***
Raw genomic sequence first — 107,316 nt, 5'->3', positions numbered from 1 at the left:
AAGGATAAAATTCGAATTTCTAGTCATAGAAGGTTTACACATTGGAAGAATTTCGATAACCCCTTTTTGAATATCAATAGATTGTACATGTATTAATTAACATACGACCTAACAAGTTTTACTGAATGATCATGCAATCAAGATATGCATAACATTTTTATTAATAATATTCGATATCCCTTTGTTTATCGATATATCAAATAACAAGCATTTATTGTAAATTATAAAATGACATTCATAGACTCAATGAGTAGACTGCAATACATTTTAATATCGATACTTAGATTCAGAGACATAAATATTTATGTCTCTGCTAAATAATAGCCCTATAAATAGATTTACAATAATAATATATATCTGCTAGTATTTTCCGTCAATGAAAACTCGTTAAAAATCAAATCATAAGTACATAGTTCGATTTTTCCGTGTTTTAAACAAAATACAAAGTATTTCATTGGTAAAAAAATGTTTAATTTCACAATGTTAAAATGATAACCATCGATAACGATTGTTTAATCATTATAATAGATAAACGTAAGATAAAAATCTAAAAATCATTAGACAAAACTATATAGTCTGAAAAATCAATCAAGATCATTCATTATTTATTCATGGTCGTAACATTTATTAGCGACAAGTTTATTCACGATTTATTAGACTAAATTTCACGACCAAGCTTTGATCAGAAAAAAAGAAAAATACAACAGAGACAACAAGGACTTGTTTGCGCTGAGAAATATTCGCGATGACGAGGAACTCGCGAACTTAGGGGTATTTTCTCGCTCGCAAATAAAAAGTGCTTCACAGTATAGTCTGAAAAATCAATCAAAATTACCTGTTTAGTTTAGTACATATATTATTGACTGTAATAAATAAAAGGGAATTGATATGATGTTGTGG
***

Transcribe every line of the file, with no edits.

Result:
Raw genomic sequence first — 107,316 nt, 5'->3', positions numbered from 1 at the left:
AAGGATAAAATTCGAATTTCTAGTCATAGAAGGTTTACACATTGGAAGAATTTCGATAACCCCTTTTTGAATATCAATAGATTGTACATGTATTAATTAACATACGACCTAACAAGTTTTACTGAATGATCATGCAATCAAGATATGCATAACATTTTTATTAATAATATTCGATATCCCTTTGTTTATCGATATATCAAATAACAAGCATTTATTGTAAATTATAAAATGACATTCATAGACTCAATGAGTAGACTGCAATACATTTTAATATCGATACTTAGATTCAGAGACATAAATATTTATGTCTCTGCTAAATAATAGCCCTATAAATAGATTTACAATAATAATATATATCTGCTAGTATTTTCCGTCAATGAAAACTCGTTAAAAATCAAATCATAAGTACATAGTTCGATTTTTCCGTGTTTTAAACAAAATACAAAGTATTTCATTGGTAAAAAAATGTTTAATTTCACAATGTTAAAATGATAACCATCGATAACGATTGTTTAATCATTATAATAGATAAACGTAAGATAAAAATCTAAAAATCATTAGACAAAACTATATAGTCTGAAAAATCAATCAAGATCATTCATTATTTATTCATGGTCGTAACATTTATTAGCGACAAGTTTATTCACGATTTATTAGACTAAATTTCACGACCAAGCTTTGATCAGAAAAAAAGAAAAATACAACAGAGACAACAAGGACTTGTTTGCGCTGAGAAATATTCGCGATGACGAGGAACTCGCGAACTTAGGGGTATTTTCTCGCTCGCAAATAAAAAGTGCTTCACAGTATAGTCTGAAAAATCAATCAAAATTACCTGTTTAGTTTAGTACATATATTATTGACTGTAATAAATAAAAGGGAATTGATATGATGTTGTGG